Still groggy from the anaesthesia, I was ushered into a small, lifeless room where I was given the news. They'd found a large tumour that was either cancer or lymphoma. No third option.
Just six weeks before, on New Year's Eve as partygoers pulled poppers and drank champagne, I watched my sister lose her battle with cancer. Eight years before that it had taken my mum. But all I said was, Oh.
As the drugs wore off and I was rushed through biopsies, oncology appointments and scheduled for surgery, radiation and chemo, the reality of my diagnosis finally began to sink in. What on earth was God playing at?
We'd moved our family to America to plant a church, hadn't I done enough for him? Was he mad at me? Perhaps he didn't care as much as I thought. Maybe he was off helping someone more spiritual than me who didn't think praying for a parking space made up for a missed quiet time or screamed at her kids on the way to church.
As my world shook, so did everything I knew and understood to be good and true. It felt like I was drowning, gasping for air. I latched onto anything to keep me afloat and explain why the ground was swallowing me whole.
I knew in my head these explanations were nonsense, but to my aching heart they were easier to grasp and made more sense than the alternative – that somehow God was still good, his love for me was as infinite as ever and he knew my deepest longings. The lies, for that's what they were, made sense in the face of my pain. His love didn't.
When our world falls apart or life is messy and overwhelming, we rationalise our suffering with easy-to-believe but incorrect theology. It's a theology that places us as the victim and God as the villain, or at least an uninterested bystander. Nothing is further from the truth. Just because life sucks it doesn't mean God does. Just because we can't make sense of things it doesn't mean they are senseless.
My cancer wasn't lung cancer like my mum's and my sister's, mine was rectal cancer. Yes rectal, and when you have a tumor the size of a fun-size KitKat up where the sun doesn't shine it focuses the mind. I had to decide what I believed about God and how he felt about me. Did I believe these lies or did I believe what his word says. Would I believe my pain or the pain Jesus suffered on the cross for me? At the end of the day, however great or painful life is, it's a decision we must all make.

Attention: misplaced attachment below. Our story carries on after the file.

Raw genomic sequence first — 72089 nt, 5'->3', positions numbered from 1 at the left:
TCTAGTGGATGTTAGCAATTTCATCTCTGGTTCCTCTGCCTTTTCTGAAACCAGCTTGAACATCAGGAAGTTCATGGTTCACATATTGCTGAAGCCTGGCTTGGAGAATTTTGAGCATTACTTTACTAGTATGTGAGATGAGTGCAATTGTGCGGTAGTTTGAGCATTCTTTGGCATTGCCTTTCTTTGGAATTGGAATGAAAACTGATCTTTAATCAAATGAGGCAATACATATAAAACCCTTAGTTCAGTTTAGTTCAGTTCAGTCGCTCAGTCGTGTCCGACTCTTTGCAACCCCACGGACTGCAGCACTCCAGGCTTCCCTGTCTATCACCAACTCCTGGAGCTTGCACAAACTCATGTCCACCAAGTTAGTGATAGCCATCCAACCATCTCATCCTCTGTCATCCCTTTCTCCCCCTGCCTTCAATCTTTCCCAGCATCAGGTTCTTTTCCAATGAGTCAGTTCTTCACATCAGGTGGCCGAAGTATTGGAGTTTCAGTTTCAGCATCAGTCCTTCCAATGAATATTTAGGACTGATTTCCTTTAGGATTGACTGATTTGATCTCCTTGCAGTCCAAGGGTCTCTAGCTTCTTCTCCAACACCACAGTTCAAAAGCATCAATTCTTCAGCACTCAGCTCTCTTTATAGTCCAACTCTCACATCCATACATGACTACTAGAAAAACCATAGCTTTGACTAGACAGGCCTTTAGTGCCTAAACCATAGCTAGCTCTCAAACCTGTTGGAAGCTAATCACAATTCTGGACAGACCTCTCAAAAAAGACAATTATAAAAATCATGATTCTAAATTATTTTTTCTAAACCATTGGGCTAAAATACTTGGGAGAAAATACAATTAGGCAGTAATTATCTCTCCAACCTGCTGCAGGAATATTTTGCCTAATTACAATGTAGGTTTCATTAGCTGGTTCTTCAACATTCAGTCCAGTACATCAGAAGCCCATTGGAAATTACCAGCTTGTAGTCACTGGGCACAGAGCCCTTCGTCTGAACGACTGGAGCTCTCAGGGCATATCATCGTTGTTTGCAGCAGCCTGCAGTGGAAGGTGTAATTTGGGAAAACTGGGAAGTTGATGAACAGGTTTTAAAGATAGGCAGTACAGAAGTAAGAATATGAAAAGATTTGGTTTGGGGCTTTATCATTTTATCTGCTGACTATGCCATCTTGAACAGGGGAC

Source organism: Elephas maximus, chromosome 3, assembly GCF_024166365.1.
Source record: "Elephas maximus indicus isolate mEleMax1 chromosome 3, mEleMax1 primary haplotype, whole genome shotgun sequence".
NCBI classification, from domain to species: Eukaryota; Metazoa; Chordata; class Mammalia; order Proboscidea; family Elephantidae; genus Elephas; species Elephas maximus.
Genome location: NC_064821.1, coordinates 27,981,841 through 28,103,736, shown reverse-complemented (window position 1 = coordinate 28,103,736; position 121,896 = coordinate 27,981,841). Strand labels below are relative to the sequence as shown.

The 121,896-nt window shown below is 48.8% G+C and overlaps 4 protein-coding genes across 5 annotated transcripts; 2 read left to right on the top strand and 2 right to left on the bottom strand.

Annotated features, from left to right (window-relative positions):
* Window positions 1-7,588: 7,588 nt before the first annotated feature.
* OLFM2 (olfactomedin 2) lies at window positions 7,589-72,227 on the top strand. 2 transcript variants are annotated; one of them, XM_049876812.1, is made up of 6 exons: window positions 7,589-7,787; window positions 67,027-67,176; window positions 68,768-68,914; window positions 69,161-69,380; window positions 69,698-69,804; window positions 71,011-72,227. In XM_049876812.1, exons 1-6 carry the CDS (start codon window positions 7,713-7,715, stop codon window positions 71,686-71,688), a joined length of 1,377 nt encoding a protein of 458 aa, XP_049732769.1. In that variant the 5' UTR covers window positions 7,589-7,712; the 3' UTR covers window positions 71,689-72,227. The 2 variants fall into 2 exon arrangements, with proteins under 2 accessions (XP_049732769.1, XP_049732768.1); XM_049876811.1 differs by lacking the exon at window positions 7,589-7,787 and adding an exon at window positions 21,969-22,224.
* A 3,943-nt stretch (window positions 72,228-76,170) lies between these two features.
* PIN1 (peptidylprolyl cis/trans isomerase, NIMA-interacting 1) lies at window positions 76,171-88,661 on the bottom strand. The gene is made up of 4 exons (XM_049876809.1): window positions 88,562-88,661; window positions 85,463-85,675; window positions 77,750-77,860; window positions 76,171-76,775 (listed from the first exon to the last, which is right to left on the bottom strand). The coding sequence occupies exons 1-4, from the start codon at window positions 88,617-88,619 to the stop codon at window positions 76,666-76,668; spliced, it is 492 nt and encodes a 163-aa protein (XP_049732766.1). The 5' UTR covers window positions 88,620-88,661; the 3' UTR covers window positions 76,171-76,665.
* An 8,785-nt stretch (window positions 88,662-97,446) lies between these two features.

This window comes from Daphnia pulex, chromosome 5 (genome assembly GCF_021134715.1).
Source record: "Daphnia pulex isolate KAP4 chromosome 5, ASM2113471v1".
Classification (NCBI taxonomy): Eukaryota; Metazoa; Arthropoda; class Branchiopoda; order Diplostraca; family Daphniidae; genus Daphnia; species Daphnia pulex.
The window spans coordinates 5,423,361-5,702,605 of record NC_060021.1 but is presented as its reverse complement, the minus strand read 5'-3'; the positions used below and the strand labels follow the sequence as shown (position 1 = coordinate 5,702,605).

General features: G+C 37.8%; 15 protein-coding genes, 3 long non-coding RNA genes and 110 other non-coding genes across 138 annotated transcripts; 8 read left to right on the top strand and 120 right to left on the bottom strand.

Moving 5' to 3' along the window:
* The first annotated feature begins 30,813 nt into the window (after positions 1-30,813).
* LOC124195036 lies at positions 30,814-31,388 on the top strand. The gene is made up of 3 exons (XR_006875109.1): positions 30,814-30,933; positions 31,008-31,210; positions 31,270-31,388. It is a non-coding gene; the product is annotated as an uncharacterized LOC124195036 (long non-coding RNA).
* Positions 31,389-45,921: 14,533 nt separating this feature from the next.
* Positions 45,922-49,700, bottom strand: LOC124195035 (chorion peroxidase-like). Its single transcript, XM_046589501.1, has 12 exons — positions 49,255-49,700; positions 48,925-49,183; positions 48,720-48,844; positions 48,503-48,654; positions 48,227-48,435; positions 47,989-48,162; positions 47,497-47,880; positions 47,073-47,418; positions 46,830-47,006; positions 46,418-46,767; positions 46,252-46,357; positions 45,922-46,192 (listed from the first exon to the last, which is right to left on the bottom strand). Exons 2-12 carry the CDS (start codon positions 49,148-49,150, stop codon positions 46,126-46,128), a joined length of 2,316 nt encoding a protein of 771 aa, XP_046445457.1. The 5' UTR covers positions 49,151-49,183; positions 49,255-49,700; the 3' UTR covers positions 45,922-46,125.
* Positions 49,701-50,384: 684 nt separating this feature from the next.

So, what do you believe?
God's forgotten you, or he'll never leave you (Deuteronomy 31:8)?
He's mad at you and doesn't care, or you're forgiven and his love is unconditional (John 3:16)?
You've got to fight this alone, or he will fight for you (Exodus 14:14)?
He is no help so you need to be strong, or he is with you and will help and strengthen you (Isaiah 41:10)?
In my darkest moments, hooked up to clear IV bags of cancer killing drugs, or fighting an ostomy bag with a mind of its own, I had to decide. Each day, and often each minute, I had to chose to believe that God is my rock, my salvation, my fortress, and my strength, and even as my world crumbled, with him, I would not be shaken (Psalm 62). Sure I wobbled, a lot. But each time I chose to believe the truth about God, who he is and who I am to him, the power of those lies to completely flatten me faded.
No one gets to skip the tough stuff in life and even if you're not battling rectal cancer, I'm sure you've got something keeping you awake at night or overwhelming you in some way and when life stinks it's completely normal to think these things. In fact, these thoughts seem to be our default setting, our go-to explanations, so we must intentionally reset our thinking if we are to conquer the lies and not spiral into self-pity. By saying these truths out loud and asking for his help to believe them when we struggle we can do just that.
Ask yourself this: which is my go-to explanation when life's hard? Why do I believe this and what scripture counters it? Am I willing to intentionally chose to believe God's truth over the lies?
Repeat the scripture daily and every time you find yourself thinking he's mad, doesn't love you, or has forgotten about you. Hold on to to his truth. It will steady you, holding you firm as your world shakes. He loves you and he's not going anywhere. There's no third option.
Niki Hardy has left rectal cancer behind ;) and now offers encouragement, resources and a large dollop of reality on her website, or find her on Instagram (@niki.hardy)